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KD Alert: New York’s High Court Extends Statute Of Limitations For Some Claims Against Lawyers

Posted Apr 9, 2014

by Brett A. Scher, Esq. and Jonathan B. Isaacson, Esq.
(April 9, 2014)

In Melcher v. Greenberg Traurig, LLP, 2014 WL 1280587 (April 1, 2014), New York’s highest court held that the statute of limitations for claims asserted against attorneys under Judiciary Law §487 is six years, rejecting several lower courts’ use of a three-year period. In so holding, the Court overruled the First Department, and multiple years of holdings, that a three-year statute of limitations was applicable to Judiciary Law §487 claims. As such, the Court of Appeals’ holding greatly expands the number of claims that attorneys may face under Judiciary Law §487.

Judiciary Law § 487, states that:

An attorney or counselor who:

  1. Is guilty of any deceit or collusion, or consents to any deceit or collusion, with intent to deceive the court or any party; or,
  2. Wilfully delays his client’s suit with a view to his own gain; or, wilfully receives any money or allowance for or on account of any money which he has not laid out, or becomes answerable for,

Is guilty of a misdemeanor, and in addition to the punishment prescribed therefor by the penal law, he forfeits to the party injured treble damages, to be recovered in a civil action.

Unlike claims sounding in legal malpractice, claims under Judiciary Law § 487 may be brought by “any party” to a litigation that claims to have been harmed by an attorney’s conduct. Prior to the Melcher decision, numerous Courts had held that since Judiciary Law § 487 and the penalties imposed thereunder are statutory in nature, such claims should be subject to the three-year statute of limitations under CPLR §214(2) for “an action to recover upon a liability, penalty or forfeiture created or imposed by statute.” The Court of Appeals, however, held that a cause of action for attorney deceit can actually be traced back to New York’s common law, and is therefore subject to the six-year statute of limitations under CPLR §213(1) for an “action for which no limitation is specifically prescribed by law.”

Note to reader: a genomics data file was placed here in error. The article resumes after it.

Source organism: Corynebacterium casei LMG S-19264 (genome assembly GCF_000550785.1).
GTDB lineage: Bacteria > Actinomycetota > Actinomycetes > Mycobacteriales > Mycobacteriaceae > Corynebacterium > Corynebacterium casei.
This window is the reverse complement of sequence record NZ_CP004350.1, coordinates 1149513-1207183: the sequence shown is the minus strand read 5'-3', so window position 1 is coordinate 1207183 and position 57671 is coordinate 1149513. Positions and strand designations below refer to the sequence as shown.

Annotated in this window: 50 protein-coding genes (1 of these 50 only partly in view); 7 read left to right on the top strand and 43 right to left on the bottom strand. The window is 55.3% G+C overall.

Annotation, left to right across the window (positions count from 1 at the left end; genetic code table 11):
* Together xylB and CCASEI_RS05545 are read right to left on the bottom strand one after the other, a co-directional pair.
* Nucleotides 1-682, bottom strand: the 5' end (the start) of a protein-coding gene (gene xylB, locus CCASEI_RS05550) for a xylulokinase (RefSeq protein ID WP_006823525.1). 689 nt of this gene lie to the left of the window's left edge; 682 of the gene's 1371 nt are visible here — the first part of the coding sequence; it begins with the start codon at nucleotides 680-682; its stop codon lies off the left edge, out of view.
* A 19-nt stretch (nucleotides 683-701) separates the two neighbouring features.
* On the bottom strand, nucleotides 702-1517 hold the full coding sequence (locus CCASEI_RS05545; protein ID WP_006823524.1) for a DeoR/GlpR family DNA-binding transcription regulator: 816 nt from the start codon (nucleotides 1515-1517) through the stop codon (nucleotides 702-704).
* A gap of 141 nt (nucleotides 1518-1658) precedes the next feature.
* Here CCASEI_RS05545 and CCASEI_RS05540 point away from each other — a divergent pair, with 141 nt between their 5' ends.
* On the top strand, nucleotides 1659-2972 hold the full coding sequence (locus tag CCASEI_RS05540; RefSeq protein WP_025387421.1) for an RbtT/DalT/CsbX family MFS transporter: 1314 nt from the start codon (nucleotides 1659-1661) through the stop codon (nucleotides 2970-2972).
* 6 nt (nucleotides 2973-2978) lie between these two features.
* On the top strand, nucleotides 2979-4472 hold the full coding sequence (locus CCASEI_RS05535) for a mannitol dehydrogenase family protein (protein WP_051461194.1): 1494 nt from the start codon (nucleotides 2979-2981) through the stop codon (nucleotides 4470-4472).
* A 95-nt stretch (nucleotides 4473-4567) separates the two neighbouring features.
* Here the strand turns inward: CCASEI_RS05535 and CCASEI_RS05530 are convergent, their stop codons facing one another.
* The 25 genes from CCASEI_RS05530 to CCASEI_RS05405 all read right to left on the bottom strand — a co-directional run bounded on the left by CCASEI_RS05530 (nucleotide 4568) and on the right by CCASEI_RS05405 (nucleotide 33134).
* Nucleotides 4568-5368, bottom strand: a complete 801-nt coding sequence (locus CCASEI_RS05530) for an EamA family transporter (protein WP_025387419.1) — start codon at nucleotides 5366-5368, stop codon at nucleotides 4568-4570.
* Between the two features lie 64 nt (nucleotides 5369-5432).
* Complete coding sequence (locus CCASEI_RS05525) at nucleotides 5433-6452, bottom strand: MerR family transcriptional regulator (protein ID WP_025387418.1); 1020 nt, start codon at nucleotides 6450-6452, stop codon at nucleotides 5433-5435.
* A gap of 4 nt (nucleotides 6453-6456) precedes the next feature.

The Court of Appeals’ expansion of the statute of limitations for Judiciary Law § 487 could have a significant impact on claims against attorneys. For example, attorneys attempting to prosecute time-barred legal malpractice claims (with their three-year statute of limitations) will likely assert a violation of Judiciary Law §487 to gain the benefit of its six-year statute. In addition, the longer statute of limitations doubles the time-frame in which non-clients have to commence claims against their adversary’s attorney under Judiciary Law § 487.

Insurers and attorneys should be prepared for a further increase in the volume of Judiciary Law §487 claims in New York.

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